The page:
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Ramsey County Sheriff Admits Local Police Used Paid Infiltrators and Spied on Activists
by Democracy Now
Saturday Sep 13th, 2008 12:47 AM
SHERIFF BOB FLETCHER: Well, when I say we know them, we did. We followed our Welcoming Committee members to many cities around the country. We consulted with the terrorism task force in those cities. We received information, etc. But as they started arriving, we were able to identify those that were here.

Ramsey County Sheriff Admits Local Police Used Paid Infiltrators and Spied on Activists Including RNC Welcoming Committee

In an interview on Democracy Now!, Ramsey County Sheriff Bob Fletcher blamed a group of 400 to 500 alleged anarchists for creating unrest in St. Paul over the past week. Fletcher also admitted local police authorities had infiltrated and spied on local activists, including members of the RNC Welcoming Committee, for over a year. We play his remarks and an excerpt of a press conference, where members of the RNC Welcoming Committee spoke to the media for the first time.


AMY GOODMAN: As I interviewed Ramsey County Sheriff Bob Fletcher, he blamed a group of 400 to 500 alleged anarchists for creating unrest in St. Paul over the past week. Fletcher also admitted local police authorities have infiltrated and spied on local activists, including members of the RNC Welcoming Committee for over a year.

SHERIFF BOB FLETCHER: Let’s be—let’s cut to the quick in this whole discussion. You know, our organization has been tracking the activities of anarchist organizations throughout the United States now for the past year. We have dozens of anarchist groups that are here, and I would estimate probably about somewhere between 400 and 500 individuals from those affiliate—those affinity groups. And those are the 400 that are really causing problems for everyone.

The first day, that first Monday, you know, we knew what their tactics were going to be. They were brazen about it. They made no bones about their attempt to blockade streets. And if you were downtown, and you saw the—imagine you’re a delegate on a bus, and they mob the bus and break the windows. If you’re walking through downtown, and you see Macy’s get their windows broken, or the First Bank. There were a lot of brazen criminal acts. And it’s a very small faction. I will tell you that, you know, of the 10,000 protesters there on Monday, we were talking about 400 that were really troublesome. But those same 400 are still in town. And when they get cranked up and decide to do some damage, they can.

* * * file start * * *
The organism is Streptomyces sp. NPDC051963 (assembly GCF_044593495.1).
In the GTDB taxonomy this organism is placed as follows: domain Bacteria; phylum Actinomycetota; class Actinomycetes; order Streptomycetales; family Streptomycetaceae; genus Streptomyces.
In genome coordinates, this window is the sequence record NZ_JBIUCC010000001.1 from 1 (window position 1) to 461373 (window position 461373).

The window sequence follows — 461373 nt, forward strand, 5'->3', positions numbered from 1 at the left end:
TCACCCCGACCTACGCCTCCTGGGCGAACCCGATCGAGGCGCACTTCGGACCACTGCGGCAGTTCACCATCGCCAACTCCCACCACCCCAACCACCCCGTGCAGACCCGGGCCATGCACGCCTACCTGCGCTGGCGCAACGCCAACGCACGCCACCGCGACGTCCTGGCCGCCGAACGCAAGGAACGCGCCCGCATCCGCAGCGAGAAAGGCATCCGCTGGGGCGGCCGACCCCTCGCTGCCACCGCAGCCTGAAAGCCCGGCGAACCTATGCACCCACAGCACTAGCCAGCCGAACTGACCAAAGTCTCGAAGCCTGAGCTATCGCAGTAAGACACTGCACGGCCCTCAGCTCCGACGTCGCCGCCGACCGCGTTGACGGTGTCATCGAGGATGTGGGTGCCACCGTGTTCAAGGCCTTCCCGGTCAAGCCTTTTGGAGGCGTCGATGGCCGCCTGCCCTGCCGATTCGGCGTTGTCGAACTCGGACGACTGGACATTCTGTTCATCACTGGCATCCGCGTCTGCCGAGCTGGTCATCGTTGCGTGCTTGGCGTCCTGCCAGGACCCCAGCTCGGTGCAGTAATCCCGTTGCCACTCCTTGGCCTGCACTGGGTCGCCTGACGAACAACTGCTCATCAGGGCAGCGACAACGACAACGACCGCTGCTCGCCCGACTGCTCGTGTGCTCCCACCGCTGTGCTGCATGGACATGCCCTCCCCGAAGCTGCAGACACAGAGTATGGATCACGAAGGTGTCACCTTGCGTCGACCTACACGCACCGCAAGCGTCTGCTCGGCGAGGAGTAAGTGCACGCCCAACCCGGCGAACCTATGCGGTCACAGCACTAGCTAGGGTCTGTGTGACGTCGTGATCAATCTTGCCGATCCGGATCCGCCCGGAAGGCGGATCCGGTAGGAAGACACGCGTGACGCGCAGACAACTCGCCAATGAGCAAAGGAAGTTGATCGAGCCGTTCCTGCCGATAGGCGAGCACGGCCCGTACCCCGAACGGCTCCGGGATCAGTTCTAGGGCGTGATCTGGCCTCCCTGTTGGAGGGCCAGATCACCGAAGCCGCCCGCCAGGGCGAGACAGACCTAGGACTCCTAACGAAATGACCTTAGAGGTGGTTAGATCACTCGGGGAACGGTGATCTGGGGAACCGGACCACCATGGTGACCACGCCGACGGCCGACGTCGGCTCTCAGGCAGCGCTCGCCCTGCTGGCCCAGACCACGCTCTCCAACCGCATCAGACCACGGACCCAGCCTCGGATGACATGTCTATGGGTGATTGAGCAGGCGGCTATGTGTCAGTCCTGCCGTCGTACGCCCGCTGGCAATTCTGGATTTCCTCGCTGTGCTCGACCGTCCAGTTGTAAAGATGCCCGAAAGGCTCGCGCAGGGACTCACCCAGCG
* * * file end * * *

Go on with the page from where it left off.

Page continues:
And so, the city police department decided, after several observations of people with weapons, people with feces and urine in the crowd, that this was the type of—there were enough individuals in the crowd that could cause problems, that some action had to be taken. And so, I think—I don’t think you can police always for the best in the crowd. You have to police for the worst in the crowd.

AMY GOODMAN: You mentioned you knew these 400, roughly, who came in from around the country. How did you know them? How did you track them?

SHERIFF BOB FLETCHER: Well, when I say we know them, we did. We followed our Welcoming Committee members to many cities around the country. We consulted with the terrorism task force in those cities. We received information, etc. But as they started arriving, we were able to identify those that were here.

AMY GOODMAN: In what ways?

SHERIFF BOB FLETCHER: Well, a variety of investigative ways that we did that.

AMY GOODMAN: Did you have infiltrators?

SHERIFF BOB FLETCHER: Yes, we did.

AMY GOODMAN: That was Ramsey County Sheriff. We also asked him if those infiltrators were paid, and he said yes. That was Ramsey County Sheriff Bob Fletcher.


Well, on Wednesday, prosecutors formally charged eight members of the RNC Welcoming Committee with conspiracy to riot in furtherance of terrorism. The eight activists are believed to be the first people ever charged under the 2002 Minnesota version of the federal PATRIOT Act. The activists face up to seven-and-a-half years in prison.

On Thursday, other members of the RNC Welcoming Committee spoke to the media for the first time. The group, along with the Poor People’s Economic Human Rights Campaign, held a news conference at their convergence space to discuss their group and the charges against the so-called RNC Eight.